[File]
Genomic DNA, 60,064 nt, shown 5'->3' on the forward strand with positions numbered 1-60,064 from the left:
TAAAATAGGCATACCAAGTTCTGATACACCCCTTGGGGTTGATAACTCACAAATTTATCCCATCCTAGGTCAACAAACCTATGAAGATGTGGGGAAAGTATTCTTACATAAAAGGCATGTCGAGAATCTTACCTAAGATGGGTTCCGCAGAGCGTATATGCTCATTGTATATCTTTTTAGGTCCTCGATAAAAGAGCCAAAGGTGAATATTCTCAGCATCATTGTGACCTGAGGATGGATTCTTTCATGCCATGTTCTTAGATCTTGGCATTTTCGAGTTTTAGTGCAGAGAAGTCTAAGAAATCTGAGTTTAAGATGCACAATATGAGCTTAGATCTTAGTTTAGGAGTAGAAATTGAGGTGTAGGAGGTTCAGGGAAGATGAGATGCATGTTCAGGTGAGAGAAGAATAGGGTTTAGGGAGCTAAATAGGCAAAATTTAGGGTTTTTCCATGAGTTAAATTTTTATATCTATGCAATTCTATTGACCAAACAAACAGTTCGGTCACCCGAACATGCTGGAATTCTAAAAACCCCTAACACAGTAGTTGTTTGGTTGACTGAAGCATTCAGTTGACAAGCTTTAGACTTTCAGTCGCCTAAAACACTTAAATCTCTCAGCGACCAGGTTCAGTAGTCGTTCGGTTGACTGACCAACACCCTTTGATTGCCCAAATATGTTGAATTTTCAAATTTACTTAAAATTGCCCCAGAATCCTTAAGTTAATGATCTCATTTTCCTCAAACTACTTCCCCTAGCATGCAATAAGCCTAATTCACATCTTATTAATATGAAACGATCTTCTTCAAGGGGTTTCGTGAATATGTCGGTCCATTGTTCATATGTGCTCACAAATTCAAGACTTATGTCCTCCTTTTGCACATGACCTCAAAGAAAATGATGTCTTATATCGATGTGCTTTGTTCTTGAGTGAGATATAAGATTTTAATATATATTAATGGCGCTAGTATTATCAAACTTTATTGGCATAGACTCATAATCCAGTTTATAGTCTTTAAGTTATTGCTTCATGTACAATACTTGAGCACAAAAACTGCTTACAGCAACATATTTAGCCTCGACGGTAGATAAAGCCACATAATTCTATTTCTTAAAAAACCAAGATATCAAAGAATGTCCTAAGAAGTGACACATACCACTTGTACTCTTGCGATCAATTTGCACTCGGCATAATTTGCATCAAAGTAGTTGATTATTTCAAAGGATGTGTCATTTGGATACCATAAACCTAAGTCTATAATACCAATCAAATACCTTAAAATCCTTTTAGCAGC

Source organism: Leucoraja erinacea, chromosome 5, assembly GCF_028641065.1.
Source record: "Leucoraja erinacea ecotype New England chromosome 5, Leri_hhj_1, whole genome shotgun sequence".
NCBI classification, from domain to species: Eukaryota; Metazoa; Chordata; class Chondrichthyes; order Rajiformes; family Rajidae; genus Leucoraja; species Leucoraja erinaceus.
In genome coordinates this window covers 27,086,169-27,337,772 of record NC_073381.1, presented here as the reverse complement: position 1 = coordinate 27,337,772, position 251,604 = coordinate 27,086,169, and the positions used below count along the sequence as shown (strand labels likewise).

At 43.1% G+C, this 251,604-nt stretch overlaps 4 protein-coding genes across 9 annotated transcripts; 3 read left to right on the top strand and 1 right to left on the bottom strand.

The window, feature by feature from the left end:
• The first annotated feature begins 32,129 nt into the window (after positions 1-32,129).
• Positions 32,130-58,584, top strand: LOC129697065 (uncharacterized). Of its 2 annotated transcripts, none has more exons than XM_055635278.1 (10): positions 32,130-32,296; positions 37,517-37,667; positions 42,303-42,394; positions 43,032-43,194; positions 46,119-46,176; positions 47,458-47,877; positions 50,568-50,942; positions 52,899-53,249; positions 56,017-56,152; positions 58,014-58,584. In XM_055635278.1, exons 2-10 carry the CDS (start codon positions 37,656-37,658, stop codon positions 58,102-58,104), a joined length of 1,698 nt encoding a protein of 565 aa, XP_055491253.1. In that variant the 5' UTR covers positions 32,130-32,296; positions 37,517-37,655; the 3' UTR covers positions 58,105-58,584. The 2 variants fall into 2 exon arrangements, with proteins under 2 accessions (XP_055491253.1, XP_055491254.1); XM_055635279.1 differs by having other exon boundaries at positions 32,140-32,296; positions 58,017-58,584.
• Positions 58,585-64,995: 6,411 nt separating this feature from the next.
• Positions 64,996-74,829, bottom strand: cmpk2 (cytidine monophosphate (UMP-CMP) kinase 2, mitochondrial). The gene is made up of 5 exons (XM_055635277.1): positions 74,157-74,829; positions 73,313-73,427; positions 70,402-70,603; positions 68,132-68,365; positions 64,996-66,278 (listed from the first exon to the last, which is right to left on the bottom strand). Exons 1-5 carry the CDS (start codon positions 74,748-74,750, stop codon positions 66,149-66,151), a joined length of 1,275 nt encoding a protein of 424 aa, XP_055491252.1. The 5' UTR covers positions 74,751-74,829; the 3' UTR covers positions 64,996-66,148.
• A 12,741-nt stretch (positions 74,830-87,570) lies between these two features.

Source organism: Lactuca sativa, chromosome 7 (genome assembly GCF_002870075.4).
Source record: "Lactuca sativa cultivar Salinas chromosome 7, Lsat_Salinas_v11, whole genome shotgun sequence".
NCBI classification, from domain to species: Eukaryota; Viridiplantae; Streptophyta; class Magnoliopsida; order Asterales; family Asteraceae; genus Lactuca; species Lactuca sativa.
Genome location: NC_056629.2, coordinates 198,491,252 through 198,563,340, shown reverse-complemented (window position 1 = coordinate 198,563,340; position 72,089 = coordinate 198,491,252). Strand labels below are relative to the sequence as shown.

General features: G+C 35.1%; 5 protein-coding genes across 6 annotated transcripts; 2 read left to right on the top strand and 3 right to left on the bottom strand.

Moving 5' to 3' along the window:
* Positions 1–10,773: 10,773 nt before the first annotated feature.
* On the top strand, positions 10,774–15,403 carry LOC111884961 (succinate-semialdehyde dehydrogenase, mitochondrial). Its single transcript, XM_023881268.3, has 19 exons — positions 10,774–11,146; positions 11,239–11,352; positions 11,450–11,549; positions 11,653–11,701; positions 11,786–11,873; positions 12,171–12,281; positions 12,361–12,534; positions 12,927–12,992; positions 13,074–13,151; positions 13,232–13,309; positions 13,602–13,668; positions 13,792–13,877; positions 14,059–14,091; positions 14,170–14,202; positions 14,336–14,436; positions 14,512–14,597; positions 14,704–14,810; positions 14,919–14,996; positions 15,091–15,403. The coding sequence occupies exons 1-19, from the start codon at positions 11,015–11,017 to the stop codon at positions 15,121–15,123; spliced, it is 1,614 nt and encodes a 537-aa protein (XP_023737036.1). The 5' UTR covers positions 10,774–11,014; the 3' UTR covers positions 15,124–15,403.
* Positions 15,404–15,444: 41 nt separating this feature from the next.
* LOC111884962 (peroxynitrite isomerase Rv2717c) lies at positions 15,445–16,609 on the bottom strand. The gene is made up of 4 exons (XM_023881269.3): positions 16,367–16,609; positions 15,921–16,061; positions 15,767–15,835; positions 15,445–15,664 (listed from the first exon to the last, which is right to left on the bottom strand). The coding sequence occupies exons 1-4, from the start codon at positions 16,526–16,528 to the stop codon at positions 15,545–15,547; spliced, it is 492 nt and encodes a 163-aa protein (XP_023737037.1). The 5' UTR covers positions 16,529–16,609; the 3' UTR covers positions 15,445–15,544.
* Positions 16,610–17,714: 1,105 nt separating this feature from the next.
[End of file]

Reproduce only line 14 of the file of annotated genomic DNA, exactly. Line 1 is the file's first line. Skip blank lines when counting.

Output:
Source organism: Lactuca sativa, chromosome 7 (genome assembly GCF_002870075.4).